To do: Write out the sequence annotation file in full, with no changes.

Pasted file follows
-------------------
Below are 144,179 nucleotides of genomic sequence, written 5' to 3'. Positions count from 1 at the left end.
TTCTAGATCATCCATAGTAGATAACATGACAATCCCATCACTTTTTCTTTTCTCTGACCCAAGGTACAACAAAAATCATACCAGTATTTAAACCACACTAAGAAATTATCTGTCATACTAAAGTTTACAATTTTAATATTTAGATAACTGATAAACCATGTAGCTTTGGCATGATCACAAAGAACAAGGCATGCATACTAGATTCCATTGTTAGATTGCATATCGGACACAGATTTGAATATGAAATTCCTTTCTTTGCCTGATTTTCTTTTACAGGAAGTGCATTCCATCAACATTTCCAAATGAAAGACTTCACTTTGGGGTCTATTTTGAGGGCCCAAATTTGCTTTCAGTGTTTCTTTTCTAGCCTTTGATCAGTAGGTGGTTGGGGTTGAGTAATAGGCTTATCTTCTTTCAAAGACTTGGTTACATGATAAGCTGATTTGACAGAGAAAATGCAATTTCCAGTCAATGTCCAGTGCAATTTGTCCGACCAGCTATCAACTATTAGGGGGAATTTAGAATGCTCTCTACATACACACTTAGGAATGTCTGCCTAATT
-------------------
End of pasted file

Below are 144,179 nucleotides of genomic sequence, written 5' to 3'. Positions count from 1 at the left end.
TTCTAGATCATCCATAGTAGATAACATGACAATCCCATCACTTTTTCTTTTCTCTGACCCAAGGTACAACAAAAATCATACCAGTATTTAAACCACACTAAGAAATTATCTGTCATACTAAAGTTTACAATTTTAATATTTAGATAACTGATAAACCATGTAGCTTTGGCATGATCACAAAGAACAAGGCATGCATACTAGATTCCATTGTTAGATTGCATATCGGACACAGATTTGAATATGAAATTCCTTTCTTTGCCTGATTTTCTTTTACAGGAAGTGCATTCCATCAACATTTCCAAATGAAAGACTTCACTTTGGGGTCTATTTTGAGGGCCCAAATTTGCTTTCAGTGTTTCTTTTCTAGCCTTTGATCAGTAGGTGGTTGGGGTTGAGTAATAGGCTTATCTTCTTTCAAAGACTTGGTTACATGATAAGCTGATTTGACAGAGAAAATGCAATTTCCAGTCAATGTCCAGTGCAATTTGTCCGACCAGCTATCAACTATTAGGGGGAATTTAGAATGCTCTCTACATACACACTTAGGAATGTCTGCCTAATT